Mrs Shelton-Smith added: "It's really because we are on the through road to Basingstoke. If we had to rely on just the village trade, we would struggle." But the village community has been particularly active for decades and remains so today. Like many other Hampshire villages, the make-up of its residents has changed as well, with plenty of commuters arriving.

Ken Kercher, lifetime resident and chairman of the parish council, said: "The rural character of the village attracts people here and it's convenient for commuters because we have Alton and Basingstoke stations nearby and the A31.

"There are a great many commuters here now and little employment in the village itself, even though we do have an industrial estate. But a lot of the units there are vacant and some have never been used."

But Mr Kercher said the village's community spirit and activity made up for a lack of trade. "I think our sense of community is the best thing about Medstead. I have heard it said that you could not get involved in every activity in the village because there would not be enough time to do them all." Medstead is home to many clubs and societies, from sports teams like the tennis club and cricket club, to dance clubs, singing work­shops and the Medstead Players drama group.

As well as offering a strong social scene, Medstead is also served by St Andrew's Church, Medstead Prima­ry School and the Castle of Comfort pub, meaning it offers as much as a village could ask for.

Head teacher, Ian Waine, said: "We get huge support from parents and we have strong links with other organisations and good links with St Andrew's Church."

He added: "We have a very creative staff who do lots of exciting things and I'm really proud of our curriculum and what we can offer the children. It's a great place to work, because of the enthusiasm of the children, the staff and the parents."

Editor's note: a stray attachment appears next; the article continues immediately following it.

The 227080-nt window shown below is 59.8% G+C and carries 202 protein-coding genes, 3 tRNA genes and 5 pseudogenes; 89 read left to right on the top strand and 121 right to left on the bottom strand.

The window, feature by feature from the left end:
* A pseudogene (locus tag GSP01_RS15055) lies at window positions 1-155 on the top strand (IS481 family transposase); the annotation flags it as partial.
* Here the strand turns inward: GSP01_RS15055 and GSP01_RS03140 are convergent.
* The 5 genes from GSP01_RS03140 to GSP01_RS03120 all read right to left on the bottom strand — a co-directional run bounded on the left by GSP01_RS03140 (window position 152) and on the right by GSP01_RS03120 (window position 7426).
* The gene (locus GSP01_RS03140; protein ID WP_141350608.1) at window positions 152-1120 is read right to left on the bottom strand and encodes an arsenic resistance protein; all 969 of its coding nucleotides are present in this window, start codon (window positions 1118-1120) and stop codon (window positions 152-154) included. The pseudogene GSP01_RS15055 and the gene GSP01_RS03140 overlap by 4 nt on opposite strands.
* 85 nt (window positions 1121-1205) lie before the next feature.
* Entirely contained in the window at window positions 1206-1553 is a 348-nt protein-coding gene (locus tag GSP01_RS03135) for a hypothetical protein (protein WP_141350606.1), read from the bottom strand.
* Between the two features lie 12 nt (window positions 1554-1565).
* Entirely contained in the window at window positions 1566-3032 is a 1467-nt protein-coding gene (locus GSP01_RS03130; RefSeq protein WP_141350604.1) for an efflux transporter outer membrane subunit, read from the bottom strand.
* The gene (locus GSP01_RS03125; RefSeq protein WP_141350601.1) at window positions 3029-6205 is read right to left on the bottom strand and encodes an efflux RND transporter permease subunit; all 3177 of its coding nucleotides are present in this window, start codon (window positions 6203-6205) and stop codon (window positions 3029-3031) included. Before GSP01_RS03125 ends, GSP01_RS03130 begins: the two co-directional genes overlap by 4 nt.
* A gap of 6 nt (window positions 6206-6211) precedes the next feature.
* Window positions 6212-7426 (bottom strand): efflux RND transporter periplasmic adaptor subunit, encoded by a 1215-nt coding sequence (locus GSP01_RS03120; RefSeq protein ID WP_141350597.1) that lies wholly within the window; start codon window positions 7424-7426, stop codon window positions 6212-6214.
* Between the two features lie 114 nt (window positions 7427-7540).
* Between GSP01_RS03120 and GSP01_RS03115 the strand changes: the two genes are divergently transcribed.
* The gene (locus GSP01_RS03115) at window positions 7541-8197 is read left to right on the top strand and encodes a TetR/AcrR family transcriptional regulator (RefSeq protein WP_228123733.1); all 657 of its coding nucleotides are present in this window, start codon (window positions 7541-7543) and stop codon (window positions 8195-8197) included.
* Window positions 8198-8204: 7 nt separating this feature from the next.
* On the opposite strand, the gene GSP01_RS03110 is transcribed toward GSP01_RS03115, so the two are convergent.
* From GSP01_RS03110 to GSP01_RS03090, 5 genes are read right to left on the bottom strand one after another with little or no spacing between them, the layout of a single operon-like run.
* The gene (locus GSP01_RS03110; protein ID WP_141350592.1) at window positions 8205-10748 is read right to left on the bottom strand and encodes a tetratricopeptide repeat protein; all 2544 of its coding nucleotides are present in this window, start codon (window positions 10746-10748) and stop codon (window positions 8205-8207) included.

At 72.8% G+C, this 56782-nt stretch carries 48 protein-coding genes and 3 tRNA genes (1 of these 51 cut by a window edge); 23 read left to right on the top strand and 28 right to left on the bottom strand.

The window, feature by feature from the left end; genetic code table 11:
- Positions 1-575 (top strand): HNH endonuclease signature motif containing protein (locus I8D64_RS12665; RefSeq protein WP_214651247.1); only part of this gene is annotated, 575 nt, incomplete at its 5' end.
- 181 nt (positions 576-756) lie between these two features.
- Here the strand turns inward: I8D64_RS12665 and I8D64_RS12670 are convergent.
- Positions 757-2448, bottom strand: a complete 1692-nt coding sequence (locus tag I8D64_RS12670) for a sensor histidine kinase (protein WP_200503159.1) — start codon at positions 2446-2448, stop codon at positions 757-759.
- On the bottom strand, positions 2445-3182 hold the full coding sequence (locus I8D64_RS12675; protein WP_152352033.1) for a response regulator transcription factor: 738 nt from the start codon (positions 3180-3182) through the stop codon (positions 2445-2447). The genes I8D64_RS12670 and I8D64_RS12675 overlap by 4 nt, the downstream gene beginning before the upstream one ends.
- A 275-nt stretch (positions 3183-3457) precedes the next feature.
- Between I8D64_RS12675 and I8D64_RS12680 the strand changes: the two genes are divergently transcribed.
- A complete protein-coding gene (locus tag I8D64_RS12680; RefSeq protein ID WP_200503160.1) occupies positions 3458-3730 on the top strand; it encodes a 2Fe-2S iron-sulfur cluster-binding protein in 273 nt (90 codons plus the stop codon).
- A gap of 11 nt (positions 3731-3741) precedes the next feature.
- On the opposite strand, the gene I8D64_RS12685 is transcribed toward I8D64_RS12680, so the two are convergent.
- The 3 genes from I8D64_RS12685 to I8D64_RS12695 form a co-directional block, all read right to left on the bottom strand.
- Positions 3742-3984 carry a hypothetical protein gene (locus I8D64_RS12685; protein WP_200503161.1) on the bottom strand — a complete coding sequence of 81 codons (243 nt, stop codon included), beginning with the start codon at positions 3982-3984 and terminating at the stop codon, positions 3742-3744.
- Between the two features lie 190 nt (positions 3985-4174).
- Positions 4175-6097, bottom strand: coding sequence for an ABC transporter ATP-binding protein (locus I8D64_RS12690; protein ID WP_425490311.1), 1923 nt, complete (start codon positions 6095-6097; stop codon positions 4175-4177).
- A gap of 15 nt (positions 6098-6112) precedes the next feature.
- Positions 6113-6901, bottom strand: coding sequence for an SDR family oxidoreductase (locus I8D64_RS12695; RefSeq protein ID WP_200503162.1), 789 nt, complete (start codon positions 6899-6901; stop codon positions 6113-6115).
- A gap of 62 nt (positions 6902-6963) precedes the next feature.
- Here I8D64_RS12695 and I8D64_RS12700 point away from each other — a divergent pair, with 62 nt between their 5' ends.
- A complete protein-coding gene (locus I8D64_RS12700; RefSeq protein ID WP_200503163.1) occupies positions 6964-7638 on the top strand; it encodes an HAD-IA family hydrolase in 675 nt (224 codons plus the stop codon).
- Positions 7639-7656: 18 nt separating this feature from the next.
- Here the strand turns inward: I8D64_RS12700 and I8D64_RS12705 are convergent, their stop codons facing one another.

A common thread to many of Medstead's groups is the village hall, in Roedowns Road, host to many meetings over the years.

But disaster struck in 2009 when an electrical fire damaged much of the building, robbing the village of a focal point. Now after eighteen months of planning and hard work, it looking as good as new.

Graham Bennell, has been chairman of the hall committee for the past year and paid tribute to the village for coming together after the fire to restore it.

Mr Bennell of Red Hill, said: "It was a blow, no doubt about it. I think everybody has worked incredibly hard; all sorts of people here have been working quietly away. We are virtually there now with the rebuilding and the opening is planned for September.

He added: "I hope in the end that it's worth it. It would be disappointing if people were not pleased with the result. There were those who wanted a new hall and we might have been able to do that if we had found the money."

To welcome the hall back to the village, the Medstead Players will be putting on their traditional pantomime at the end of the year.

Perhaps Mr Whitcher sums up Medstead best: "Medstead is a village that's like a big family. You all move in a few close circles, you have your different factions; you have rows, good times, agreements and disagreements. But that's life."

Facts and figures [2001 census data]

  • Population: 1,881 (924 males, 957 females)
  • Number of households: 724
  • Homes with no vehicle: 35
  • Households with one vehicle: 195
  • Households with two vehicles: 321
  • Households with three or more vehicles: 109
  • In "good" or "fairly good" health: 93.3 per cent